There is an illuminating article at Mondoweiss that shows how the New York Times completely rewrote a piece they published on Benjamin Netanyahu’s “racism.” The first piece was authored by Isabel Kershner and Rick Gladstone and went up at 5:13pm on Election Day. The second piece went up at 9:08pm and was no longer attributed to Rick Gladstone. It appeared with only Kershner in the byline, and it significantly softened the tone of the piece and excised an official statement from the Zionist Union Party, as well as critical quotes from one of their officials and from Dov Hanin, a Joint Arab List candidate.
Netanyahu is quite simply whitewashed in the second article. This new draft—doubtless penned when NYT editors realized Netanyahu would likely be the next prime minister—is significantly kinder. Its thesis is essentially that Netanyahu is not actually a racist and that he does not truly unequivocally oppose the two-state solution. It features lines such as:
- Mr. Netanyahu has a long history in power and has in the past demonstrated that he can change positions from campaigning to governing. His record is as a pragmatist, analysts said.
- “I am sure that Netanyahu, with his broad historical perspective, if he is prime minister again, will be thinking long and hard about what legacy he will want to leave behind with regard to the demographic makeup of the country and its standing in the world,” said Gidi Grinstein, founder of the Reut Institute, an Israeli strategy group. “In the end I would not rule out his going back to the two-state solution.”
Euphemistically, the esteemed publication writes “In the final days of a closely fought election race, Mr. Netanyahu threw all political and diplomatic niceties to the wind.” That is one way of saying that, in order to attract votes, the right-wing Israeli prime minister resorted to base racism, fear-mongering, and—inÂ what Ali Abunimah pointed outÂ is strikingly reminiscent of early-20th-century anti-Semitic tropes—conspiracy theories about powerful foreign interests supposedly conspiring to unseat him.
Obviously, Mondoweiss is a harsh critic of Israel under all circumstances, but they have demonstrated how America’s most prestigious newspaper shades their coverage. What had been a blunt assessment of Netanyahu’s racist anti-Arab tactics and jettisoning of the two-state solution became very quickly a combination of a lack of “niceties” and some version of “he didn’t really mean it.”
Maybe some people are so beholden to the idea that Israel is a good faith partner for some future two-state solution that they simply couldn’t believe their ears, but the Obama administration isn’t revising history virtually at the same moment it is made. This piece in Foreign Policy is a shot across the bow:
After years of blocking U.N. efforts to pressure Israelis and Palestinians into accepting a lasting two-state solution, the United States is edging closer toward supporting a U.N. Security Council resolution that would call for the resumption of political talks to conclude a final peace settlement, according to Western diplomats.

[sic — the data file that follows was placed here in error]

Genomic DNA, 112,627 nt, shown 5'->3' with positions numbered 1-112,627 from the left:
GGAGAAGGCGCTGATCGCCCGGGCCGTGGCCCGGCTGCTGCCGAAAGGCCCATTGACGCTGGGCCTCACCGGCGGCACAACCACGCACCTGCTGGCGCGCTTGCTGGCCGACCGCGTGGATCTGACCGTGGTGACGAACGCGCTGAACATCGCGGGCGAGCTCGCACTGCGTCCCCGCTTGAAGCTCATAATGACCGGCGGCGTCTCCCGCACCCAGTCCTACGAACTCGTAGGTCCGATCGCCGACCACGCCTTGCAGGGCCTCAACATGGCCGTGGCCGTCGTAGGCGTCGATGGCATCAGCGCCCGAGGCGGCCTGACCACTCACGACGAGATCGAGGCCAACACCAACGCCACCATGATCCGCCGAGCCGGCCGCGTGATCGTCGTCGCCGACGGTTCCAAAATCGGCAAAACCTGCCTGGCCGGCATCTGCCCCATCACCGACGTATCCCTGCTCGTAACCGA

The move follows Israeli Prime Minister Benjamin Netanyahu’s decisive re-election Tuesday after the incumbent publicly abandoned his commitment to negotiate a Palestinian state — the basis of more than 20 years of U.S. diplomatic efforts — and promised to continue the construction of settlements on occupied territory. The development also reflects deepening pessimism over the prospect of U.S.-brokered negotiations delivering peace between Israelis and Palestinians.
Shortly before this week’s election, the United States informed its diplomatic partners that it would hold off any moves in the U.N. Security Council designed to put Israel on the spot at the United Nations in the event that Netanyahu’s challenger, Isaac Herzog, won the election. But U.S. officials signaled a willingness to consider a U.N. resolution in the event that Netanyahu was re-elected and formed a coalition government opposed to peace talks.
Further confirmation of a rift comes in Michael Crowley’s piece in Politico:
Angered by Netanyahu’s hard-line platform toward the Palestinians, top Obama officials would not rule out the possibility of a change in American posture at the United Nations, where the U.S. has historically fended off resolutions hostile to Israel.
And despite signals from Israel suggesting that Netanyahu might walk back his rejection, late in the campaign, of a Palestinian state under his watch, Obama officials say they are taking him at his word.
The default position for many observers of the U.S.-Israel relationship is a hard cynicism about the prospects that the U.S. will ever hold Israel’s settlers accountable, but Jonathan Alter may be right when we writes, “A reckoning is coming—faster than expected—for Netanyahu, his Likud Party and maybe even for the State of Israel itself.”
Sometimes things stay the same until they change.
[Cross-posted at Progress Pond]